The thought of disciplining an infant may seem ridiculous or even wrong. How can an infant, of all people, be held accountable for actions such as tugging his mother’s hair?
Yet every time a baby reaches up to tug his mother’s hair and she gently removes his grasp, or when he puts an unsafe object to his mouth and she intervenes, that’s setting limits. That’s redirecting.
In other words, that’s discipline.
Discipline often has a negative connotation. Its association with punishment makes babies and discipline seem somehow paradoxical. But if we really explore the definition, we will realize that discipline is about teaching our children how to act in a socially acceptable way.
And discipline starts from day one.
According to the American Academy of Pediatrics, parents should provide generally structured daily routines for their infants but also learn to recognize and respond flexibly to the infant’s needs. As infants become more mobile and initiate more contact with the environment, we must also impose limitations and structure to create safe spaces for them to explore and play.
There are long-term benefits to this. Children need to learn that while it’s okay to acknowledge their emotions, they also want to control their reactions. It’s important that they understand the way the world works and their place in it. By teaching positive discipline, we’re helping our children learn to behave so they’ll know what to do and how to behave when they become adults and when we’re not there to guide them.
Plus, it’ll make the babysitter’s job much easier when you have a night out!
When we think about discipline as a teachable moment and not necessarily a punishable one, we’re more likely to help our children learn and succeed. Discipline is really about everything that we do, say and teach our children.
Discipline is raising our kids.
First steps in infant discipline
Just about every parent knows that a newborn communicates by crying. That’s how he tells us that he’s hungry or wet or doesn’t feel well. Maybe he’s just seeking the attention and touch of a loving parent.
Each time we respond to the baby’s cries we are reinforcing his behavior of learning to communicate. In other words, we’re disciplining the baby. For an infant, discipline is comprised of consistently and responsively meeting his needs. Infant discipline is also about creating a strong attachment between you and your child. A positive parent-child relationship will provide the basic trust your child needs to help him comply when you tell him he shouldn’t do something and encourage his desire to want to please you.
While a good chunk of infant care revolves around physical caretaking responsibilities such as feeding, sleeping and diapering, your child’s infancy provides a great time in which to connect with your new baby. You can talk to your baby and even laugh with him and begin teaching him about the world. The two of you can also just enjoy each other’s company.
Here are some basic discipline tips for you and your infant.
Love your infant
This seems obvious, but just keep in mind that children grow and learn best in an environment in which they feel loved and secure. Spend time playing and snuggling with your infant and getting to know one another.
Respond to your infant’s needs
It’s important for new parents to establish a general routine. This is especially beneficial for older infants. That said, please note that it’s impossible to spoil a newborn. You’re not being a bad parent if you decide to pick up and comfort your crying infant. He might just be hungry or need a hug!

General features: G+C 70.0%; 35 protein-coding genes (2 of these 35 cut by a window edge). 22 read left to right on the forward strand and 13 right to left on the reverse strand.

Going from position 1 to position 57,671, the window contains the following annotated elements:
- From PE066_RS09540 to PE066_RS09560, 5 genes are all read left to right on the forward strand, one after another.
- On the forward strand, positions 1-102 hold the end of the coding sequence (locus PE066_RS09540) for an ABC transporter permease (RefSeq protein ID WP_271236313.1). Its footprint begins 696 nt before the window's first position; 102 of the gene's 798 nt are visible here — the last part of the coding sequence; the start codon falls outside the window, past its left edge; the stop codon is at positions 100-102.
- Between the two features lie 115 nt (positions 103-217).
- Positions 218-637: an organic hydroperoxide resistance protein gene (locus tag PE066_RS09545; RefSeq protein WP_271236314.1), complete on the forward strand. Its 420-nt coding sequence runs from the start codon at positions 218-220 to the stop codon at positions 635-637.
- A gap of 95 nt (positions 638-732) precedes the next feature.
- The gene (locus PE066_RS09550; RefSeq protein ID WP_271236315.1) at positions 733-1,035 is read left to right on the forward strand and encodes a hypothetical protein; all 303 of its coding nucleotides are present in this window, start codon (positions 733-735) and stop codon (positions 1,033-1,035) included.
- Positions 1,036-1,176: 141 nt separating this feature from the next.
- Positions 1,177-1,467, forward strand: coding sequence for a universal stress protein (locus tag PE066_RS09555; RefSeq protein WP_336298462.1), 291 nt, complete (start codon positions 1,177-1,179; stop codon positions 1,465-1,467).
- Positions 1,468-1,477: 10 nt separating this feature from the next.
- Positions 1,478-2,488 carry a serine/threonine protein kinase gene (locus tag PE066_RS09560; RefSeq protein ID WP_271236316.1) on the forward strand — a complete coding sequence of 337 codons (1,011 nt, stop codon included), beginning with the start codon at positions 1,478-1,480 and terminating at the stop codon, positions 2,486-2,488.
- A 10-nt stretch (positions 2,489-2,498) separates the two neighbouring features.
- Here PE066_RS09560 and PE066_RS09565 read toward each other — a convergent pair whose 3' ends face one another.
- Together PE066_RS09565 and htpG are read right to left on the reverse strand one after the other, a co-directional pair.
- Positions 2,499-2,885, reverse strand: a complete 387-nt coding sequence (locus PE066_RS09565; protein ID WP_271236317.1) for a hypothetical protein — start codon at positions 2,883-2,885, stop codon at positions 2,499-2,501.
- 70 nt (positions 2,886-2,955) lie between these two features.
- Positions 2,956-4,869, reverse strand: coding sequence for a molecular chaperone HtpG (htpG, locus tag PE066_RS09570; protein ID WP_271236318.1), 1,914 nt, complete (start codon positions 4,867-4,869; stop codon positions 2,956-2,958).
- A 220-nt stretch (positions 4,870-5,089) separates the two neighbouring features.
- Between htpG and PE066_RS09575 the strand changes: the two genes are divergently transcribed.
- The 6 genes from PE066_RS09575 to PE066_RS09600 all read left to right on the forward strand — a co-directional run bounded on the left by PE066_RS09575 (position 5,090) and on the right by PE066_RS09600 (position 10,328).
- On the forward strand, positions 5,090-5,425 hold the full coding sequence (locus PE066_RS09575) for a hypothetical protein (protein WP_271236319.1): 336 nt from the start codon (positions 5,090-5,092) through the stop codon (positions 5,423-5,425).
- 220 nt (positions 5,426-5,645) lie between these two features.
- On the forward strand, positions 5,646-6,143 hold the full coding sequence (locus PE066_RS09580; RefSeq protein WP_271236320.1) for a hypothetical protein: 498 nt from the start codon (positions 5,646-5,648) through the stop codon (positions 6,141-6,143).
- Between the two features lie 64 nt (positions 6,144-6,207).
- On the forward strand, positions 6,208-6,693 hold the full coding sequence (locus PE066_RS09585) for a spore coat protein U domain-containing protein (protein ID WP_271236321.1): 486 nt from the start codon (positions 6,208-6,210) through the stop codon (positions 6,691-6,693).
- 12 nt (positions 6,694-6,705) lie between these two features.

Create a “Yes” environment
If your baby is constantly playing with the soil in the potted plant, consider relocating or even removing that plant. Yes, children need to learn the word “No,” but there are just so many opportunities for that when you’re an infant. Focus instead on creating a “Yes” and trouble-free environment by anticipating and preventing dangerous situations. Move breakable objects to higher shelves and put baby-proof gates near the stairs.
Ignore annoying behavior
There are times when an infant’s behavior might be annoying but ultimately unharmful. If, for example, your baby pulls everything out of your sock drawer, just take a deep breath and ignore it. Decide what’s important and what can slide.
Distract or redirect
Try to distract or redirect your baby from things you don’t want her to have or do. If she has your keys and you need them, don’t just grab them from her. Instead, interest her in some other toy or activity. Your baby will then let go of the keys. Obviously, you’ll want to immediately take away any dangerous objects if she has one, but otherwise, it’s easier to get a baby started on something else than to just take something away from her.
Reward good behavior
Even infants seek approval and attention. Reward your child’s appropriate behavior with words of praise - and lots of hugs and kisses. Your attention is your baby’s most important reward, so use it to encourage positive behavior.
Give the freedom to explore within limits
Your baby needs the freedom to explore, but she also needs limits, and you need good judgment to provide both. Babies who are kept in playpens and high chairs for most of the day have too little freedom and are too limited. Spending time on the floor, for example, is a great way to give babies the freedom to play and explore movement - within the confines of a safe environment, of course.
Throughout all of this, it’s important to remember that while disciplining a child starts on day one, it certainly doesn’t all happen in one day. Our goals as parents should be to lovingly guide our children into maturity. This is a long journey that requires a lot of patience and reminding, but it’s well worth the effort.